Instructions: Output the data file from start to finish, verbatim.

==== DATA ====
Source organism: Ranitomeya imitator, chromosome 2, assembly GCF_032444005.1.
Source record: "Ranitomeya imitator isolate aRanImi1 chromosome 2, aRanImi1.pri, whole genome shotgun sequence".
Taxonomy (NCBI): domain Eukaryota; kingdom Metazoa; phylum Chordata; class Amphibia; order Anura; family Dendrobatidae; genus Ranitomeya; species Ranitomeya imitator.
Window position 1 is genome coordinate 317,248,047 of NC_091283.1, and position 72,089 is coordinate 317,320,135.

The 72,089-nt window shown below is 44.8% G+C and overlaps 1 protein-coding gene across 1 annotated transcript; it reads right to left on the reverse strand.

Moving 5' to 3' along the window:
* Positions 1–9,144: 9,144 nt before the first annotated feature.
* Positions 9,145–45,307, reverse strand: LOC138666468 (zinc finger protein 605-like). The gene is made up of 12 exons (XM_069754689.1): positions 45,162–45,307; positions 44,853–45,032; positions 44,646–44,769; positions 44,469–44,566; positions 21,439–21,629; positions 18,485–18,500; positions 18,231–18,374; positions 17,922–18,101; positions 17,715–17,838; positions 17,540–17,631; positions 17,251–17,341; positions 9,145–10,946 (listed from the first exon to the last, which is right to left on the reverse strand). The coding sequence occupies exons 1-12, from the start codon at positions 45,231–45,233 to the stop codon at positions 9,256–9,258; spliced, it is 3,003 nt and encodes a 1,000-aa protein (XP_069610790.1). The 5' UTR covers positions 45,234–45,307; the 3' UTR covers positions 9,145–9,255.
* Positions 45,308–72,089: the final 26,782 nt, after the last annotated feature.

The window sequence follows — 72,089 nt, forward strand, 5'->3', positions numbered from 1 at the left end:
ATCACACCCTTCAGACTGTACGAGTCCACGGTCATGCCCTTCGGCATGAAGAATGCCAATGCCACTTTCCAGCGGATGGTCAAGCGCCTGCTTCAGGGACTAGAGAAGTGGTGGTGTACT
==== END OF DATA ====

Source organism: Ranitomeya imitator, chromosome 2, assembly GCF_032444005.1.
Source record: "Ranitomeya imitator isolate aRanImi1 chromosome 2, aRanImi1.pri, whole genome shotgun sequence".
Taxonomy (NCBI): domain Eukaryota; kingdom Metazoa; phylum Chordata; class Amphibia; order Anura; family Dendrobatidae; genus Ranitomeya; species Ranitomeya imitator.
Window position 1 is genome coordinate 317,248,047 of NC_091283.1, and position 72,089 is coordinate 317,320,135.

The 72,089-nt window shown below is 44.8% G+C and overlaps 1 protein-coding gene across 1 annotated transcript; it reads right to left on the reverse strand.

Moving 5' to 3' along the window:
* Positions 1–9,144: 9,144 nt before the first annotated feature.
* Positions 9,145–45,307, reverse strand: LOC138666468 (zinc finger protein 605-like). The gene is made up of 12 exons (XM_069754689.1): positions 45,162–45,307; positions 44,853–45,032; positions 44,646–44,769; positions 44,469–44,566; positions 21,439–21,629; positions 18,485–18,500; positions 18,231–18,374; positions 17,922–18,101; positions 17,715–17,838; positions 17,540–17,631; positions 17,251–17,341; positions 9,145–10,946 (listed from the first exon to the last, which is right to left on the reverse strand). The coding sequence occupies exons 1-12, from the start codon at positions 45,231–45,233 to the stop codon at positions 9,256–9,258; spliced, it is 3,003 nt and encodes a 1,000-aa protein (XP_069610790.1). The 5' UTR covers positions 45,234–45,307; the 3' UTR covers positions 9,145–9,255.
* Positions 45,308–72,089: the final 26,782 nt, after the last annotated feature.

The window sequence follows — 72,089 nt, forward strand, 5'->3', positions numbered from 1 at the left end:
ATCACACCCTTCAGACTGTACGAGTCCACGGTCATGCCCTTCGGCATGAAGAATGCCAATGCCACTTTCCAGCGGATGGTCAAGCGCCTGCTTCAGGGACTAGAGAAGTGGTGGTGTACT